「最後の課題」 (Saigo no Kadai)
“The Final Task”

Sometimes the suspense is not in the “what”, but the “why”…

Raise your hand, anime-only viewers, if you hadn’t guessed by now that Kyousuke was the one sending the cat-tail messages to Riki and Rin. I imagine if we were all in a room it would look like I just asked for volunteers to watch Blood-C. Poor writing? Of course not – we were fully expected to have deduced that point, and quite some time ago at that. But just as we knew Kyousuke was behind those missions, the real tension comes from wanting to know the reason – just as we knew watching this season was going to be a much more intense and difficult affair, but the suspense came from wanting to know why that would be.

We’re getting to the point now where it’s harder and harder to write these posts without acknowledging the elephant in the room – the Secret is largely the story at this point, and speculating too specifically about it is inviting trouble. But certain things that can be inferred from what’s happening on-screen are obvious enough to be discussed safely, I think – among them the fact that symbolically, at least. I’m more and more convinced that Little Busters! is thematically focused on the question of childhood’s end, and what that means for all of us. Just how literally that plays out in terms of the plot is an open question (I’d say current indicators are that it might be pretty literal), but the meaning behind the story seems clear enough to me.

One thing I’m still not quite clear on is Riki’s grasp on “reality”, however we define that term – and for that matter, that of everyone else in the cast not named Kyousuke. One by one the non-essential Busters have disappeared, all but Komari (which is a bit of a shame for me, as I still wish I could hit a “delete” button every time I see her and make her vanish). Of course that’s a question in itself – why is Komari materially different than the other peripheral Busters? But the larger issue is how the absence of first Kurugaya and now Kud (booooo!), Mio and Haruka can be dismissed with “They must be taking a day off (again?”). When Riki, Masato, Kengo and Komari are gathered on the diamond the only question Riki asks is “Where’s Rin?” as if it were perfectly natural to hold a baseball practice with six people instead of nine.

The focus on Riki and Rin, setting aside The Secret, is one of the stronger elements of this episode. Of course you can’t totally set it aside, because their innocence is very much at the heart of their relationship. I can’t get over how naturally their segue into boyfriend-girlfriend had played out, as their lifelong relationship has become slightly tense despite the fact that they haven’t done anything overtly romantic yet. As I said last week these two are still very much kids, and that’s what makes their relationship so charming. But there’s a difference, and that’s in terms of self-awareness – Riki has some sense of just how much growing up both of them have to do – especially Rin.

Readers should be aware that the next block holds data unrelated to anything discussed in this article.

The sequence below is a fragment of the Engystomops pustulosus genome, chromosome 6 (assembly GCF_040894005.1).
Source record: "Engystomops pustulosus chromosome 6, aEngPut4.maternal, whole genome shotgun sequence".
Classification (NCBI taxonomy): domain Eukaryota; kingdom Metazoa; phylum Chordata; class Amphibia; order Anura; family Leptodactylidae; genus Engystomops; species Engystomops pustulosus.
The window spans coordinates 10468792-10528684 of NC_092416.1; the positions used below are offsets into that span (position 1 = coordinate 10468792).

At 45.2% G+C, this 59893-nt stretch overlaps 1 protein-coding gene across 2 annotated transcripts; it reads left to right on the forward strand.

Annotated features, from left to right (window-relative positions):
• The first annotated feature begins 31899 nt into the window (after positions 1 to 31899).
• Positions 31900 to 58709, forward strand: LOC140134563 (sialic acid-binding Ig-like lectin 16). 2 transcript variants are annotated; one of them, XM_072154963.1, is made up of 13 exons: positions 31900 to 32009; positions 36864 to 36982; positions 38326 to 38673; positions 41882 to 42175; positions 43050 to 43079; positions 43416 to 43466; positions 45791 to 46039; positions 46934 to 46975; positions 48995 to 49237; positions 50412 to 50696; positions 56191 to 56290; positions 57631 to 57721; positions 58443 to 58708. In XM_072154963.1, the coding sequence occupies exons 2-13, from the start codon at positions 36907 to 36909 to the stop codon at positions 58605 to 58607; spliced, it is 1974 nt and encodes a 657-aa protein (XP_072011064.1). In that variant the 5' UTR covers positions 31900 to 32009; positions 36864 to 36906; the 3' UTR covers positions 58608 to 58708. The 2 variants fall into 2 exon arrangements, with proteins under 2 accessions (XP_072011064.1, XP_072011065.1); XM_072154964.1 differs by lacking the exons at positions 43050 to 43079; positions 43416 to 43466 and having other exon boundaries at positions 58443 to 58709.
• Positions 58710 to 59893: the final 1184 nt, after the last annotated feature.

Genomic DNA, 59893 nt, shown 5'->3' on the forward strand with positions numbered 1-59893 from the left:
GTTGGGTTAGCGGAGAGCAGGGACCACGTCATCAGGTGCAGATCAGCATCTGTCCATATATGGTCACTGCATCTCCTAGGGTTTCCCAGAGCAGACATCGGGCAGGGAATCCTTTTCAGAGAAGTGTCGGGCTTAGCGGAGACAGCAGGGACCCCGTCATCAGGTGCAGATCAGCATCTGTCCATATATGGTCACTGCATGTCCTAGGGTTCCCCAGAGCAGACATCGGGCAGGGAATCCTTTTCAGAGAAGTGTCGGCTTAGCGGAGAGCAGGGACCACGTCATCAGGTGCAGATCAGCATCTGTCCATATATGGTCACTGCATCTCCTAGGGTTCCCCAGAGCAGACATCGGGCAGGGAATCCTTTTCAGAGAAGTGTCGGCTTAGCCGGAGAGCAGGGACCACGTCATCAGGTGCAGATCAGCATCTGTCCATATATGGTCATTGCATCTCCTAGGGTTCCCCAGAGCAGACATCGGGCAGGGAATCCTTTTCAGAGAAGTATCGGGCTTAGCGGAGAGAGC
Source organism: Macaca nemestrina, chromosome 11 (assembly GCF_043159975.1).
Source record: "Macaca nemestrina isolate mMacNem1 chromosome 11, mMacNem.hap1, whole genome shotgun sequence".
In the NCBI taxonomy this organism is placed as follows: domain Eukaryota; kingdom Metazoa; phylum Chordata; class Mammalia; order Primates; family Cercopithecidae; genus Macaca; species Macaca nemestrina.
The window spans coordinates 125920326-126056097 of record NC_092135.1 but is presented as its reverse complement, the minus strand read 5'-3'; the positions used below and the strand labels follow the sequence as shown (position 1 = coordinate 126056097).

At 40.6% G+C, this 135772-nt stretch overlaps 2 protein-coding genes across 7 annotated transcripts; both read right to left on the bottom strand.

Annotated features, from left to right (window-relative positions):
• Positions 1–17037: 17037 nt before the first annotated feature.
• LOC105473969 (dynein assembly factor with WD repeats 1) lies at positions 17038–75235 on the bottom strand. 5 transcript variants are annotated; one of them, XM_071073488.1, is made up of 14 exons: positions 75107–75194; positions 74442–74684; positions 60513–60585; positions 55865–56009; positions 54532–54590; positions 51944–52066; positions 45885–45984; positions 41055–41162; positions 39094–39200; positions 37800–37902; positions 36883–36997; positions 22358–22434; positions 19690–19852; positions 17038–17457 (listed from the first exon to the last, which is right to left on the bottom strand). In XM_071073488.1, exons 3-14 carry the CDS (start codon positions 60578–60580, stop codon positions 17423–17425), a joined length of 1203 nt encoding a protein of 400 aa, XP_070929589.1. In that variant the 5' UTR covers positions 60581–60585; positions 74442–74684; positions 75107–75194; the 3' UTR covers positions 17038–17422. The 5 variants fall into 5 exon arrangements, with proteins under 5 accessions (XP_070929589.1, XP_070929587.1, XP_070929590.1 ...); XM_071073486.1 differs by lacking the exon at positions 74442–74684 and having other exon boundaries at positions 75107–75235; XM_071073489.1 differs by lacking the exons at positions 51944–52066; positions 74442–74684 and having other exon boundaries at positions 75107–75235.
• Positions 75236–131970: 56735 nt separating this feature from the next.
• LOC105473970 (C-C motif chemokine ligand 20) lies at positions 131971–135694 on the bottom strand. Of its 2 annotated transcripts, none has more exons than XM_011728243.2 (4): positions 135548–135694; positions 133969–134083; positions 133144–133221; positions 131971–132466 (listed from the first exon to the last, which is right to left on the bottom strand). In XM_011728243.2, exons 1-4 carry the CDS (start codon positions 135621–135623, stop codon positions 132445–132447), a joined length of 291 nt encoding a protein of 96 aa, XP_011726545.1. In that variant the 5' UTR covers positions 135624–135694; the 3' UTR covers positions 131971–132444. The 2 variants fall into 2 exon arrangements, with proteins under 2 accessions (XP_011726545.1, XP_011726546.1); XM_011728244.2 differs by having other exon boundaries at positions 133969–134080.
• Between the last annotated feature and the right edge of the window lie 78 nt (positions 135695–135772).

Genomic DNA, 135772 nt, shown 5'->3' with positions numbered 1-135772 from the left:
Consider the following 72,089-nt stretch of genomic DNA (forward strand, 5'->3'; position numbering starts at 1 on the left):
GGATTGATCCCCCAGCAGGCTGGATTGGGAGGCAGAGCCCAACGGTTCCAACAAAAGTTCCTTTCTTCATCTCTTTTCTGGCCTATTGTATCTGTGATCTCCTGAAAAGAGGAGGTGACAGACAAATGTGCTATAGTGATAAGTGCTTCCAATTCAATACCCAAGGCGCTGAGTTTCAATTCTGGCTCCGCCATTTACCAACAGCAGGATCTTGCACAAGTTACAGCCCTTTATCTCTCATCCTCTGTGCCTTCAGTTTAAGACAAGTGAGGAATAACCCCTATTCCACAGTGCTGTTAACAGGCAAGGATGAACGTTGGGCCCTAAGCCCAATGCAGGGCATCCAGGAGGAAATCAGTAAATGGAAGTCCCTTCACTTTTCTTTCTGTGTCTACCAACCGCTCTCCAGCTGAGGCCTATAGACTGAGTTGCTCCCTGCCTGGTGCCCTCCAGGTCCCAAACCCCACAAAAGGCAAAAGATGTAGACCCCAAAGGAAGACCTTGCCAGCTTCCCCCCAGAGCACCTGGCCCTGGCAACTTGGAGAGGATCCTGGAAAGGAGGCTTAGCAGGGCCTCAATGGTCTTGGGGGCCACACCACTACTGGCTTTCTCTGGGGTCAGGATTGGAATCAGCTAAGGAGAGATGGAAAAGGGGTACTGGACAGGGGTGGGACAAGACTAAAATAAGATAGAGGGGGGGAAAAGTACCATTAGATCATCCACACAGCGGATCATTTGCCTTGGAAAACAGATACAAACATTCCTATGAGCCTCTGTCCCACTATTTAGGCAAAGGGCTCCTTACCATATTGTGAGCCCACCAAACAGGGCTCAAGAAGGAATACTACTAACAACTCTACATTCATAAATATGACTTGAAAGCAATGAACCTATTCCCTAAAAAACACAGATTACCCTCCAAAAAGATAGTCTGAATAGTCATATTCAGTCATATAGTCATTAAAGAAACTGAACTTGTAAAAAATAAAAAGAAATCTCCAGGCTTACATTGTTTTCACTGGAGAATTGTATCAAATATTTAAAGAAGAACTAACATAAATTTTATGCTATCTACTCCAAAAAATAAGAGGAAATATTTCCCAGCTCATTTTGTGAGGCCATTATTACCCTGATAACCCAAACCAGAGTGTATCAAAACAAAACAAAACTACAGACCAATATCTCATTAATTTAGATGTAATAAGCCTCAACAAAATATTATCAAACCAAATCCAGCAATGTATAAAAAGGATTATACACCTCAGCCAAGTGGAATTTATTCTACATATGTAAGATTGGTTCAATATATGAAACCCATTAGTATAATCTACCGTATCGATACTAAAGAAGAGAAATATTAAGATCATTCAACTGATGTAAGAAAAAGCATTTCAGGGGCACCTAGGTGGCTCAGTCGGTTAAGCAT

The practical implications of that come into play with Lennon’s final challenge, which is what finally leads Riki to put some though far from all of the pieces together. As always there’s a preternatural awareness of events to come implicit in the challenge, as Riki and Rin’s decision to volunteer to lead a group of VIPs around the school leads to Rin being offered the chance to participate in an exchange program with another high school. The volunteering itself is another case of Rin being forced to confront her extreme shyness – there’s even an issue in the fact that she doesn’t know keigo (Japan’s maddeningly complex honorific speech) but in forcing herself to go through with it Rin charms one of the Oji-sans enough that he recommends her for the exchange with another school – one that’s lost a number of students in a bus crash and fallen into a depression as a result. I don’t know if that tragic element specifically is a clue, or simply a pretext for the exchange to happen (I suspect the latter) but it certainly puts Riki in an awkward position.

Again we see LitBus playing out on two tracks here. The event itself is not insignificant – Riki quite naturally wants Rin to stay, as they’ve only just begun their formal relationship. It’s the most natural thing in the world for him to tell her not to go, but Riki again shows the self-awareness to realize that he’s being selfish in doing so – and that in her acquiescence, Rin demonstrates that she’s still very much a child. And as such, she’s not ready to understand what a real relationship with Riki means, and won’t be until she has more of a chance to experience the world (as always Masato is the purveyor of seemingly random foreshadowing here – his “Even if I had an opinion I wouldn’t share it. That’s been my decision all along.” is certainly significant). That’s a good lesson to learn and it’s well-played here, but in the process Riki realizes something much more – that all of the challenges have been designed to force Rin to grow up and become independent, and there’s only one person who has both the motive and the means to have pulled this caper off.